Sunday, March 25, 2007

"...the legal world's Thomas Pynchon"

Anthony G. Amsterdam

by Jeffrey Toobin March 26, 2007

The annual luncheon of the New York Council of Defense Lawyers is usually an amiable schmoozefest over chicken cutlets. But at the event the other day, at the Grand Hyatt, the introduction of this year’s guest speaker reduced the group of notoriously voluble attorneys to a respectful silence. Just about everyone in the room had heard of Anthony G. Amsterdam, but few had ever seen him in the flesh. There before them was the legal world’s Thomas Pynchon.

Amsterdam had once been among the most famous lawyers in the country. In 1972, as a thirty-six-year-old professor at Stanford Law School, he argued and won one of the most important cases in the history of the Supreme Court. In Furman v. Georgia, the Justices struck down all of the death-penalty statutes then in effect, halting executions in the United States. Amsterdam’s achievement is widely believed to rank with Thurgood Marshall’s triumphs in school desegregation, even though four years later Amsterdam lost Gregg v. Georgia, which allowed states to pass death-penalty statutes again. On other key issues, such as freedom of speech, there was no more visible champion than Amsterdam.

Then, in 1981, Amsterdam moved to New York University, and his public appearances, if not his legend, dwindled. “When N.Y.U. announced he was coming from Stanford, it was like when the Mets got Pedro Martínez, because he was a superstar,” Paul B. Bergman, the president of the council, said. “And since then he’s become this ethereal presence.” In a rare departure, Amsterdam accepted the invitation of the council to present an award to Barry Scheck and Peter Neufeld—the founders of the Innocence Project, which uses DNA technology to free wrongfully convicted prisoners—who are as ubiquitous as Amsterdam is reclusive.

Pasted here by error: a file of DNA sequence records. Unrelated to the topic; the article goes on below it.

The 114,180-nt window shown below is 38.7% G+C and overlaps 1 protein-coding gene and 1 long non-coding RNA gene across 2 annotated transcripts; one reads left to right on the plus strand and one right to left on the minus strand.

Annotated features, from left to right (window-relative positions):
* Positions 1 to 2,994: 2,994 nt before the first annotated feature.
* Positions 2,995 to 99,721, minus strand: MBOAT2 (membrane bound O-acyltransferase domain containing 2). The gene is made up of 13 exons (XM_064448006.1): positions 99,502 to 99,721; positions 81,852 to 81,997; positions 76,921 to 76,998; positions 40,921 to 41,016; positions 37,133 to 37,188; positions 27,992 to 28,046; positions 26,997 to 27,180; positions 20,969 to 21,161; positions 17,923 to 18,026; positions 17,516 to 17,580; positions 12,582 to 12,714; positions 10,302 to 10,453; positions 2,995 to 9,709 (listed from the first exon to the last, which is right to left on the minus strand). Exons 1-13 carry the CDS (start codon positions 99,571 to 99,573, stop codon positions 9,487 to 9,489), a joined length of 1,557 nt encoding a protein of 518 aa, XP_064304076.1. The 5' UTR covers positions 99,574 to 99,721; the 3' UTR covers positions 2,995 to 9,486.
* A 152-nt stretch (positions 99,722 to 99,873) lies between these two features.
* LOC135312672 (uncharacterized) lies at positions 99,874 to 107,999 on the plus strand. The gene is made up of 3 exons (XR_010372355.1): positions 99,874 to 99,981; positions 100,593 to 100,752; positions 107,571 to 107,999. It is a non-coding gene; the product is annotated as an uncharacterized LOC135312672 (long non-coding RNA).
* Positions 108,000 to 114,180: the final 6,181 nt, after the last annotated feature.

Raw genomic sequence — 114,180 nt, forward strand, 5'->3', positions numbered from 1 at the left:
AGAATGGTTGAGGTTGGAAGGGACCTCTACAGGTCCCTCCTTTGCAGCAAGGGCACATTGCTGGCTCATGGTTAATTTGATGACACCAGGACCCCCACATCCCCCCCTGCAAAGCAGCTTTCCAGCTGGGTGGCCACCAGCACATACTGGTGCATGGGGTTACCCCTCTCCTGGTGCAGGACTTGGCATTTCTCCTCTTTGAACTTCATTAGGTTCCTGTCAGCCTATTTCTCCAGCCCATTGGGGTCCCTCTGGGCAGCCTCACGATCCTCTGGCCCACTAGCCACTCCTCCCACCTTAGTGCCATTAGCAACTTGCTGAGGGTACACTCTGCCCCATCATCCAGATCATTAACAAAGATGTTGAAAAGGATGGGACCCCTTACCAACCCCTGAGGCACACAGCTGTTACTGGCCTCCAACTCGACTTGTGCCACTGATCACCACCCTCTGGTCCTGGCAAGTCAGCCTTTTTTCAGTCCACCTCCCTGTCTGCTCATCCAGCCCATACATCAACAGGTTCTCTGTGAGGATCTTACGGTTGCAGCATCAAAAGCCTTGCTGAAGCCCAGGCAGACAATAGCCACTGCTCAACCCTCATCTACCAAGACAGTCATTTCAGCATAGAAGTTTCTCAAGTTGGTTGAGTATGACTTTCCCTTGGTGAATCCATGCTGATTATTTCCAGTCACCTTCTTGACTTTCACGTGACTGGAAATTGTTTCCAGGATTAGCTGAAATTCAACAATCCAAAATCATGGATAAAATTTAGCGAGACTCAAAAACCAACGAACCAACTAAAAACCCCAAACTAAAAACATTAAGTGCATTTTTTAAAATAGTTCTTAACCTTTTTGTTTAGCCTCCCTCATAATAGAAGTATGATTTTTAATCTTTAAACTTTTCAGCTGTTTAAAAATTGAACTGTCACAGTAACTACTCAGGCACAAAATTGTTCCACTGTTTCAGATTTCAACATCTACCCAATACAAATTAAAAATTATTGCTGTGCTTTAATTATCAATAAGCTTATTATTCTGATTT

Now seventy-one, Amsterdam is thin and wizened—he didn’t touch his lunch—and his face is dominated by a bushy mustache and large plastic eyeglasses. He looks like a vaudevillian. Amsterdam isn’t the kind of speaker who loosens up the crowd with a few jokes. “I am not talking about individual judges,” he said. “I am talking about something more systemic and radical. We have witnessed a subversion of the very idea that criminal defendants have rights. The blindfold that Justice is supposed to wear to assure that cases are decided with indifference to the outcome has been shredded. Now, as a matter of law, judges are required to peep through the blindfold, survey the outcomes which their rulings would produce, and tip the scales to avoid unwelcome outcomes, most notably the releases or even the retrials of guilty-looking perps.”

Amsterdam’s theme—that the rights of criminal defendants have eroded in recent years—was not original, but he pulled together disparate strands in the law in a novel and forceful way. He said that courts ignore errors by defense lawyers, dismiss procedural errors as “harmless,” cast aside exculpatory evidence discovered after trial, and seize on “every possible procedural obstacle to refuse to hear the claims of people who present convincing evidence that their convictions were factually erroneous, and that they are actually innocent.” Almost sneering, Amsterdam said that courts care most about the “finality” of criminal convictions, and then he asked, “Finality for whom?”

Indeed. My friend dcdave at The Delightful Yank recently posted on the cost of execution involved in a local death penalty case. The article brings to mind the argument I hear most often from people who favor the death penalty: "I don't want my tax dollars to pay to keep this creep alive." There are two problems with this position. First , as dcdave's post points out, the cost of execution is far higher than life-without-parole. It costs far fewer tax dollars to keep a creep in prison for life than to execute. Second, I'm sure any of us could peruse any government budget and find plenty of items that "I don't want my tax dollars to pay for". But if a court sentences a criminal to life-without parole, we have an obligation as citizen's to fund that sentence with our taxes, even though we may disagree with that sentence.